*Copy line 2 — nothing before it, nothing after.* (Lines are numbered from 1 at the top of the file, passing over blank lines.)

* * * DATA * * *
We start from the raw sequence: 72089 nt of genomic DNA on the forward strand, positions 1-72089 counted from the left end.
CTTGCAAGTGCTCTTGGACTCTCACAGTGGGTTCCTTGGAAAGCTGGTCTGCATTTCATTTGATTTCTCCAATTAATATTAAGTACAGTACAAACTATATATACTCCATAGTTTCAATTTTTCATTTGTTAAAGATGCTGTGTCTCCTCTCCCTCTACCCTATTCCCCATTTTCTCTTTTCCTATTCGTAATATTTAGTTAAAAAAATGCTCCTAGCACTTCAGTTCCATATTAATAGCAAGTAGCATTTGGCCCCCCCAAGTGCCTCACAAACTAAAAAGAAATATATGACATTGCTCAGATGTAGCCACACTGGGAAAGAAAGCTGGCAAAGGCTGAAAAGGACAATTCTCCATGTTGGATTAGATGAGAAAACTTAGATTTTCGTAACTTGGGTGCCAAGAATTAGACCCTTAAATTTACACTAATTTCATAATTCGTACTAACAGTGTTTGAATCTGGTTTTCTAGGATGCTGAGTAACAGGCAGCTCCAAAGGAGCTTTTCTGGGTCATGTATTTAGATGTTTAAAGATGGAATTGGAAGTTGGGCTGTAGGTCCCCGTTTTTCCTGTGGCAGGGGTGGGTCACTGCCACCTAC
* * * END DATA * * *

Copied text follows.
CTTGCAAGTGCTCTTGGACTCTCACAGTGGGTTCCTTGGAAAGCTGGTCTGCATTTCATTTGATTTCTCCAATTAATATTAAGTACAGTACAAACTATATATACTCCATAGTTTCAATTTTTCATTTGTTAAAGATGCTGTGTCTCCTCTCCCTCTACCCTATTCCCCATTTTCTCTTTTCCTATTCGTAATATTTAGTTAAAAAAATGCTCCTAGCACTTCAGTTCCATATTAATAGCAAGTAGCATTTGGCCCCCCCAAGTGCCTCACAAACTAAAAAGAAATATATGACATTGCTCAGATGTAGCCACACTGGGAAAGAAAGCTGGCAAAGGCTGAAAAGGACAATTCTCCATGTTGGATTAGATGAGAAAACTTAGATTTTCGTAACTTGGGTGCCAAGAATTAGACCCTTAAATTTACACTAATTTCATAATTCGTACTAACAGTGTTTGAATCTGGTTTTCTAGGATGCTGAGTAACAGGCAGCTCCAAAGGAGCTTTTCTGGGTCATGTATTTAGATGTTTAAAGATGGAATTGGAAGTTGGGCTGTAGGTCCCCGTTTTTCCTGTGGCAGGGGTGGGTCACTGCCACCTAC